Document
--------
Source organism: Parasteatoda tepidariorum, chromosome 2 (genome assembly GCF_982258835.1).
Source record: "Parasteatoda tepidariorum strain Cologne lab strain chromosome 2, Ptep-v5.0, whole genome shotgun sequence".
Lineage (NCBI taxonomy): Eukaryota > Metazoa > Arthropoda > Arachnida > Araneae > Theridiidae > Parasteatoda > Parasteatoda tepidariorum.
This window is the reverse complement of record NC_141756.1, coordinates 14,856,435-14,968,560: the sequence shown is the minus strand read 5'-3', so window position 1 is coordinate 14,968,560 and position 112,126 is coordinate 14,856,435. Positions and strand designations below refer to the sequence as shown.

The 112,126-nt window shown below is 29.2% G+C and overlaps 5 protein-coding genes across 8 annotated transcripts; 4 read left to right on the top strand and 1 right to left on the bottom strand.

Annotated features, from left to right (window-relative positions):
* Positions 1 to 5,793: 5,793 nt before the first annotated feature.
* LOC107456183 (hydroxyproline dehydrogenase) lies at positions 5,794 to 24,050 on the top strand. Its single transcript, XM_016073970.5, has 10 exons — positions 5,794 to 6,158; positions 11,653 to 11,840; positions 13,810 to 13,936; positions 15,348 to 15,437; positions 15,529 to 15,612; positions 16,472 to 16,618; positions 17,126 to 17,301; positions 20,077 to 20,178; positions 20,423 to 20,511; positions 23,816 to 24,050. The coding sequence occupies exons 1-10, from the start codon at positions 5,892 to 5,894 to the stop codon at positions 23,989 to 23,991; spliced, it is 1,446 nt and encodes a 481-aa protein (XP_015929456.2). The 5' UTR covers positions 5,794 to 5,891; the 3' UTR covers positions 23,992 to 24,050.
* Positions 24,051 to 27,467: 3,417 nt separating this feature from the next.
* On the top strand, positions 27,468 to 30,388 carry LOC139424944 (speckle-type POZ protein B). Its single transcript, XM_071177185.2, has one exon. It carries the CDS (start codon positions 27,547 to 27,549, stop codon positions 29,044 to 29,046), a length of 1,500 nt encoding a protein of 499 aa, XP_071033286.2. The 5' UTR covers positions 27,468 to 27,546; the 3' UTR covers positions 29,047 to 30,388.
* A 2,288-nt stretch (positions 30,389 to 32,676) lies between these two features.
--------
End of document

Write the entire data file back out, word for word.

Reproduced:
Source organism: Parasteatoda tepidariorum, chromosome 2 (genome assembly GCF_982258835.1).
Source record: "Parasteatoda tepidariorum strain Cologne lab strain chromosome 2, Ptep-v5.0, whole genome shotgun sequence".
Lineage (NCBI taxonomy): Eukaryota > Metazoa > Arthropoda > Arachnida > Araneae > Theridiidae > Parasteatoda > Parasteatoda tepidariorum.
This window is the reverse complement of record NC_141756.1, coordinates 14,856,435-14,968,560: the sequence shown is the minus strand read 5'-3', so window position 1 is coordinate 14,968,560 and position 112,126 is coordinate 14,856,435. Positions and strand designations below refer to the sequence as shown.

The 112,126-nt window shown below is 29.2% G+C and overlaps 5 protein-coding genes across 8 annotated transcripts; 4 read left to right on the top strand and 1 right to left on the bottom strand.

Annotated features, from left to right (window-relative positions):
* Positions 1 to 5,793: 5,793 nt before the first annotated feature.
* LOC107456183 (hydroxyproline dehydrogenase) lies at positions 5,794 to 24,050 on the top strand. Its single transcript, XM_016073970.5, has 10 exons — positions 5,794 to 6,158; positions 11,653 to 11,840; positions 13,810 to 13,936; positions 15,348 to 15,437; positions 15,529 to 15,612; positions 16,472 to 16,618; positions 17,126 to 17,301; positions 20,077 to 20,178; positions 20,423 to 20,511; positions 23,816 to 24,050. The coding sequence occupies exons 1-10, from the start codon at positions 5,892 to 5,894 to the stop codon at positions 23,989 to 23,991; spliced, it is 1,446 nt and encodes a 481-aa protein (XP_015929456.2). The 5' UTR covers positions 5,794 to 5,891; the 3' UTR covers positions 23,992 to 24,050.
* Positions 24,051 to 27,467: 3,417 nt separating this feature from the next.
* On the top strand, positions 27,468 to 30,388 carry LOC139424944 (speckle-type POZ protein B). Its single transcript, XM_071177185.2, has one exon. It carries the CDS (start codon positions 27,547 to 27,549, stop codon positions 29,044 to 29,046), a length of 1,500 nt encoding a protein of 499 aa, XP_071033286.2. The 5' UTR covers positions 27,468 to 27,546; the 3' UTR covers positions 29,047 to 30,388.
* A 2,288-nt stretch (positions 30,389 to 32,676) lies between these two features.